“We were very confident about prevailing in the case, but we wanted to resolve it without the risks of litigation,” she says. Still, Drake denies that there are “any similarities between Microsoft and Burst’s technology.”
That’s OK with Hosie.
“From our perspective, once Microsoft did the responsible thing and licensed my client’s technology, we really have inner peace with Microsoft,” he says. “They did the right thing.”
The proposed settlement caps off two years in which Microsoft has paid a total of more than $3 billion to settle cases with companies such as Sun Microsystems, Time Warner Inc. and Novell Inc.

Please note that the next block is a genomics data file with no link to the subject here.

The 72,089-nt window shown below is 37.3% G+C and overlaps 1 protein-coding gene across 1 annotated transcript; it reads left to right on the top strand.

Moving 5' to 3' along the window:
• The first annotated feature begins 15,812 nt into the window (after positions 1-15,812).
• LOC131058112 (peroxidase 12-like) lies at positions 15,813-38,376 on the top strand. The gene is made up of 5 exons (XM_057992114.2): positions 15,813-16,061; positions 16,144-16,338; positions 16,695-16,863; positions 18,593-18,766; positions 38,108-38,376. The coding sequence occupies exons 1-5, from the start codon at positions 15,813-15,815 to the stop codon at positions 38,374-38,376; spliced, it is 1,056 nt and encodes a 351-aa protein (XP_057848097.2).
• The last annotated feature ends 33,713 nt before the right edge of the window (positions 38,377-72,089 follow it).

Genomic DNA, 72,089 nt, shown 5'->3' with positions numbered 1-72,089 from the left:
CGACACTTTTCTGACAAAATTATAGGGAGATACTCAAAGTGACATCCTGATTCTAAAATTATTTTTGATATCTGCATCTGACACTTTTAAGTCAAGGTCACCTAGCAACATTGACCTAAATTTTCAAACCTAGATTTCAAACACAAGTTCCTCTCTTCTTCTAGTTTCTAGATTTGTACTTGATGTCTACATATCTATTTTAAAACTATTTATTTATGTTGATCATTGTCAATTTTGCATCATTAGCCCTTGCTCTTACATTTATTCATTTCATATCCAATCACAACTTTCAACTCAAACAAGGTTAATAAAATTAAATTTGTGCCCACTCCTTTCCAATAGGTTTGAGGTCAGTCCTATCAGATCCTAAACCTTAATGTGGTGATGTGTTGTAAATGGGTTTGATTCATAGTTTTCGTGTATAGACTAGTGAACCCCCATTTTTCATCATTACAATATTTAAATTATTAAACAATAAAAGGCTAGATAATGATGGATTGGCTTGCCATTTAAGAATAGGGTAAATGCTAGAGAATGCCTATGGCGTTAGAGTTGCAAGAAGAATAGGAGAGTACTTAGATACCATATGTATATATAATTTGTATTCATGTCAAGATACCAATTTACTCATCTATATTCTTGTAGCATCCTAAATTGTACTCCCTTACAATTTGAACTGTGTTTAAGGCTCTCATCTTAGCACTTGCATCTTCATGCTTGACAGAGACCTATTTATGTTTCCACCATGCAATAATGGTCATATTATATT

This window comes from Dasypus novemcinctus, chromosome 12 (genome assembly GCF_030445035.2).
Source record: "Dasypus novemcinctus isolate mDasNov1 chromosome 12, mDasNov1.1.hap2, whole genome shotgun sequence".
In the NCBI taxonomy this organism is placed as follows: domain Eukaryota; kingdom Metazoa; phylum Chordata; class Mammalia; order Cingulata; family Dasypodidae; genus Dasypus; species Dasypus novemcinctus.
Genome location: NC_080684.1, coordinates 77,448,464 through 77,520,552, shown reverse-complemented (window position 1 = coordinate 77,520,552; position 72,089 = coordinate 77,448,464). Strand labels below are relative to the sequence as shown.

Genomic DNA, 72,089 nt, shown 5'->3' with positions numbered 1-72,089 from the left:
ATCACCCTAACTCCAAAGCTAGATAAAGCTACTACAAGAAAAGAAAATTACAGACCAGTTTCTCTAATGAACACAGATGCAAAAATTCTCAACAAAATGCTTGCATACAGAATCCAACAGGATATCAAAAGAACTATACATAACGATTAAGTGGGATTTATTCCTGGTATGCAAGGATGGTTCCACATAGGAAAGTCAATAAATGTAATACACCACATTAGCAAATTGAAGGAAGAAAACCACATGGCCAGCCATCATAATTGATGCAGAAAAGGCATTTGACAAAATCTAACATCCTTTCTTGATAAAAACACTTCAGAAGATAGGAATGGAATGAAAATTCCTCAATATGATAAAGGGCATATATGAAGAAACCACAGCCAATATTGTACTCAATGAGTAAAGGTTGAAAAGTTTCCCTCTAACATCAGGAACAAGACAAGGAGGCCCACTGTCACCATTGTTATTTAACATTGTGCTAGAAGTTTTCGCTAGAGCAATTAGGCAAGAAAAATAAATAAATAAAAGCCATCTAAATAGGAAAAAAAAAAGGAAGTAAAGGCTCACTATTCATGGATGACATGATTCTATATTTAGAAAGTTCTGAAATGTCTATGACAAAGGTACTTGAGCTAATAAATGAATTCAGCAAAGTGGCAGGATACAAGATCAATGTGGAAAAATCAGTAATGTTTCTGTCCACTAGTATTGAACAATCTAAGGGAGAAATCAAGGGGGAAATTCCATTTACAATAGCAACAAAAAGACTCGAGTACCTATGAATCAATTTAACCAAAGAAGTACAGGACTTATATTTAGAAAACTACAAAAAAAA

“I think if you look at our efforts over the past two years, you’ll see a pattern,” Drake says. “We’re solving the conflicts of the past and moving forward, to develop new products for our customers in the future.”
Burst, meanwhile, moves on to another new paradigm. As Robert X. Cringley pointed out in his New Year’s prediction column for PBS.org, the streaming-media industry has been watching the case closely–particularly RealNetworks, Apple Computer and set-top box manufacturers like TiVo.
“The license from Burst’s perspective is powerful validation of the integrity of the Burst intellectual-property portfolio,” says Hosie. “Microsoft paid a one-time licensing fee of $60 million. That’s essentially Act I, Burst. Act II begins next week. Burst is going to enforce its intellectual property against a series of companies that are currently infringing on their patents.”
“They know who they are,” says Lang.
From the March 16-22, 2005 issue of the North Bay Bohemian.